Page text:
The government of Malawi's attempts at a national-scale public works programme first came into reality in 1995 on a pilot basis, and later in July 1996 as a national intervention programme under the name Malawi Social Action Fund (MASAF). MASAF was established as one of the poverty alleviation instruments designed to address community social needs within the context of a wider safety net programme, including the agricultural ‘starter pack’ and food for work programmes. The public works programme is just one of the many efforts by government, non-governmental organisations and international organisations to reduce the level of poverty in Malawi – estimated at 54 per cent of the population in 1995. Most of the social and living conditions indicators in Malawi in the early 1990s were not encouraging, in 1995 the infant mortality rate was estimated at 133 per 1000 live births, only 48.4 per cent of the population had access to safe sources of drinking water, 48 per cent of infants were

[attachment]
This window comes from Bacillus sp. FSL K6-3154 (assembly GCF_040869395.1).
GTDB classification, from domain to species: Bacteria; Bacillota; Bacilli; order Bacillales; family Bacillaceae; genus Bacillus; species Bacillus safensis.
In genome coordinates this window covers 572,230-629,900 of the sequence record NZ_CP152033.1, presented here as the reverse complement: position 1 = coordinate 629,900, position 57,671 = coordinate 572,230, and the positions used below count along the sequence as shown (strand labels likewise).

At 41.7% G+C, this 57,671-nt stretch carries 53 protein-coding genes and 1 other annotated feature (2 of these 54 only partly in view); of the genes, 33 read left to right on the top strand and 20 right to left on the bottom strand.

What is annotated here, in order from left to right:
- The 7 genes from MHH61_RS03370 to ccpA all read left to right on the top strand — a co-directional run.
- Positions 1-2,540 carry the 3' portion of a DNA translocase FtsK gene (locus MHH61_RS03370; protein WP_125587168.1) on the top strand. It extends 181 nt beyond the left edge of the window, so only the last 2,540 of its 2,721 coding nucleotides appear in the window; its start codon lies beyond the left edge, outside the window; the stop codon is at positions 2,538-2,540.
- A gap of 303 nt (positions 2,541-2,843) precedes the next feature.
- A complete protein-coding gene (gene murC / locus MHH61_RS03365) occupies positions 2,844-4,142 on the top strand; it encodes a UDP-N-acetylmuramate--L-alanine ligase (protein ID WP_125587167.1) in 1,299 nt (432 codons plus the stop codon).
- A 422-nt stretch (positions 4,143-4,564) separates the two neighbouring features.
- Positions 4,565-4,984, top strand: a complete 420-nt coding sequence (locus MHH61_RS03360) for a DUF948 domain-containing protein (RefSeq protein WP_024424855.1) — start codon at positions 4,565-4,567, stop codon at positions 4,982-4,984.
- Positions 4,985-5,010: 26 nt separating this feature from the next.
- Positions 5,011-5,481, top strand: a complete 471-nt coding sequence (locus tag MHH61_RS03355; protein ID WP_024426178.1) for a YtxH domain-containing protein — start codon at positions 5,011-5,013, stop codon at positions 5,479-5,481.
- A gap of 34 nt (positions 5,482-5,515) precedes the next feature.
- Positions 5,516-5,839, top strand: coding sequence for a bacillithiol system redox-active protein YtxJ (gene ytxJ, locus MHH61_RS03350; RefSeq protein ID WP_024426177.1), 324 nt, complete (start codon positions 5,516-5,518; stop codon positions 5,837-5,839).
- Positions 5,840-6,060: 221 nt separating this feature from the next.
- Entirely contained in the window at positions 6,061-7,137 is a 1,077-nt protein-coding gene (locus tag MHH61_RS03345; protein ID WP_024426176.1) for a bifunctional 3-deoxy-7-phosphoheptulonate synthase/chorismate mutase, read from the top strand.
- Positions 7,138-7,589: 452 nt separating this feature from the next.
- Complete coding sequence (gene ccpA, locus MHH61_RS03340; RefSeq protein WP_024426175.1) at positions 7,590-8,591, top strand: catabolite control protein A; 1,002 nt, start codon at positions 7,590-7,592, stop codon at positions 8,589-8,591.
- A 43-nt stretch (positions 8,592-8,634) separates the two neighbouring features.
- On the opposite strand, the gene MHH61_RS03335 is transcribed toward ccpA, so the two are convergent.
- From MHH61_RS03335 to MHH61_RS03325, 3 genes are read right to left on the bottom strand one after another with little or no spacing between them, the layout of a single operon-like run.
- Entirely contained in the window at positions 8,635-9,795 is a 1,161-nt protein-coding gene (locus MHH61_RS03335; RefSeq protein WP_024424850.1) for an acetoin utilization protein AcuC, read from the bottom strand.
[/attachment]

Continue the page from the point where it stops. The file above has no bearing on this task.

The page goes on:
stunted, and 30 per cent were underweight.
This study evaluates the efficacy of self-targeting in public works projects by setting the wage below the minimum wage, and identifies factors which influence the revealed positive impact of the programme on the livelihoods of participants. The paper’s outline is as follows:
- Review of the role of public works programmes as a poverty alleviation strategy.
- Description of the MASAF public works programme in Malawi, focusing on its design features and implementation strategies.
- Description of the methodology and data used in the analysis.
- Report of empirical results on the factors that determine participation, the extent of public works employment, and impact of the public works programme on the socio-economic status of participants.
The results of this study suggest that the programme largely targets the poor through its use of a wage rate below the official minimum wage, with the probability of participation increasing with characteristics associated with poverty in rural Malawi.